Slowly, God’s people began to understand that God was in this new place, too. God’s presence came to them as they met together to read the scriptures, to tell the old stories, and to pray. And when, after 70 years, they were allowed to return to Jerusalem, do you know what happened? Not all of them went back. They had learned that God was with them, after all, in this strange and foreign land. Some decided to stay, because the land no longer seemed strange, and because God was with them there. God is everywhere.
And is this not what Seekers Church is about? Being in exile – that is, being at home away from home – is one way of being church. Seekers Church has claimed its identity as an exile congregation. I know this, because I read it in Marjory Bankson’s book The Call to the Soul. She says, “If we are . . . called to live an alternative vision amid structures created and run by others, we will be drawn to an exile community, where we can find support for the tough choices that face us in the places where we live and work.” [p. 140]
The whole idea of “call” both fascinates and frustrates me. I love a good “call” story – you know, a big, unambiguous, permanent conversion – like Paul getting knocked off his horse. Some of you have really good call stories. My grandmother had one. She received a tract from the Unity School of Christianity, delivered by mistake – it was addressed to a neighbor – and that was it for her. She wrote: “In the moment that I began to read I knew that at last I had found that for which I had been seeking all my life. As I read, an indescribable change came over me. It was as if I had been dead up until now and had suddenly come to life. But, O, what a different life from the one I had been living in!” By the way, she had been raised a Christian. My grandmother was around 30 years old the day she received that call, and it set her on the road she would travel for the rest of her life, until her death at 92.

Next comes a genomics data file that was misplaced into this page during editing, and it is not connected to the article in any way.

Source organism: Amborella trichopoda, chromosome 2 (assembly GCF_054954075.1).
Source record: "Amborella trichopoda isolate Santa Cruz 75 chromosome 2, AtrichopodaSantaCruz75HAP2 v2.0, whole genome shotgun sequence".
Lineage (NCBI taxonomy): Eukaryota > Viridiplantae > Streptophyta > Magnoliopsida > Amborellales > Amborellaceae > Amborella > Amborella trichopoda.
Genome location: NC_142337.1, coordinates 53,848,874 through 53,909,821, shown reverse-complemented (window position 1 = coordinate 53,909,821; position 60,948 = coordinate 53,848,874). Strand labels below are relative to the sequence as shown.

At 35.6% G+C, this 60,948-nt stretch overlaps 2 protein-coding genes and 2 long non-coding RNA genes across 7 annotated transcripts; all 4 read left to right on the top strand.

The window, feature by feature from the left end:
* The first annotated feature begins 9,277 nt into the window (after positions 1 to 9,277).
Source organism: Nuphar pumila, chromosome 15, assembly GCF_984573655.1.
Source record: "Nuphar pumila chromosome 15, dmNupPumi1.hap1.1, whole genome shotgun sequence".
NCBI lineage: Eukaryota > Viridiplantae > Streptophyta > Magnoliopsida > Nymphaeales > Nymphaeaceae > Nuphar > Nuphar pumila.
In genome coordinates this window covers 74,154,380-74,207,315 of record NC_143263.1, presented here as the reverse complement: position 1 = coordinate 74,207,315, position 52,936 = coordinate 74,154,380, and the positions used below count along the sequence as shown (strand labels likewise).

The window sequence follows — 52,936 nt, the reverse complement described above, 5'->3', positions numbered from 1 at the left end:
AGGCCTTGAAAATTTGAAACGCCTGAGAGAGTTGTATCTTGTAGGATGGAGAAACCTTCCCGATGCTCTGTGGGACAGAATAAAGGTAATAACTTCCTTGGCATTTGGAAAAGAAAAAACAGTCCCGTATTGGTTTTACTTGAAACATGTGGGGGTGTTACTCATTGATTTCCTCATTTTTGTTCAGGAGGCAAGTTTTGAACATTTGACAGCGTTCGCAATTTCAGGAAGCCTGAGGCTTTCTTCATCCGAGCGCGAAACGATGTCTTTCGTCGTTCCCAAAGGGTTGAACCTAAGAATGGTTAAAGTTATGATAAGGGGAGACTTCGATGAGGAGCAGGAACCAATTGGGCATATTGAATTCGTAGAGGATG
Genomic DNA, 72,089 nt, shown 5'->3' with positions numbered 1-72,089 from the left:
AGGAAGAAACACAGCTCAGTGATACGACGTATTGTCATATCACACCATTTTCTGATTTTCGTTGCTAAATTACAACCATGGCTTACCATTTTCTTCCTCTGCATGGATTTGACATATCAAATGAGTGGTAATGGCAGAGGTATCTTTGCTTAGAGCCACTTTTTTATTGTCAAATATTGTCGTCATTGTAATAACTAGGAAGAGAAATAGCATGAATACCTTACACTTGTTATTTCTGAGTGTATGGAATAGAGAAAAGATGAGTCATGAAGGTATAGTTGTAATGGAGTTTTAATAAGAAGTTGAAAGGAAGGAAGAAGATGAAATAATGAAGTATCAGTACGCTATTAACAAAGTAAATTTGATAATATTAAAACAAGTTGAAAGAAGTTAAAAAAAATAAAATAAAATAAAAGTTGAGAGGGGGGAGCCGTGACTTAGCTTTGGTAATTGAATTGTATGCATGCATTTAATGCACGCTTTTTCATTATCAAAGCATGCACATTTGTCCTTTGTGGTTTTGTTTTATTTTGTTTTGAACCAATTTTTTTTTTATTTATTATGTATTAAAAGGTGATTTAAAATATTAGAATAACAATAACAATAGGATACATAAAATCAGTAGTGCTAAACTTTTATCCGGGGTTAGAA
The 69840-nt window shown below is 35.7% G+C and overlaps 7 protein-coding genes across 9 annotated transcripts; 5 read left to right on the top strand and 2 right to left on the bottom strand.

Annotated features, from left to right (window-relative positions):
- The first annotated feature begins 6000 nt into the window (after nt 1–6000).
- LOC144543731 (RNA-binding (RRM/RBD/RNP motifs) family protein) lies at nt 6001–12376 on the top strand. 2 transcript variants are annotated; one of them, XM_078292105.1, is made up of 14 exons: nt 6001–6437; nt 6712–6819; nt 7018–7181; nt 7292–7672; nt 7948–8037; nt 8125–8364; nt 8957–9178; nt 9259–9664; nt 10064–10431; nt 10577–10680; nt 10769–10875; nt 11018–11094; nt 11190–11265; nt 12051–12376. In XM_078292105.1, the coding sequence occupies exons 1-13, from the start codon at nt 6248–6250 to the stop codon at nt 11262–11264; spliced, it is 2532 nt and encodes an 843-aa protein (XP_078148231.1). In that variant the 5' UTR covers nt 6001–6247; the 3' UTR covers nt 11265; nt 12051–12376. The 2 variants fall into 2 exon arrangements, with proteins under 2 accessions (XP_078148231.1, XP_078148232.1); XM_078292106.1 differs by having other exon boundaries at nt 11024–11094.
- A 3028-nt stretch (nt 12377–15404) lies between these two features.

I, on the other hand, have known only small, questionable, temporary calls, so I wonder, does God actually call me at all? Why don’t I ever get a really good call? And, where was God’s call – where was God, for that matter – when I was making some really stupid choices, or just stumbling along blindly? And let’s step away from ME for a moment – what about the millions of people, destitute and desperate, forced from their homes by earthquake, flood, war, imprisonment, slavery, or economic despair? What is their “call,” and what call do I have to be regretting hopes and dreams lost through my own failures and missed callings?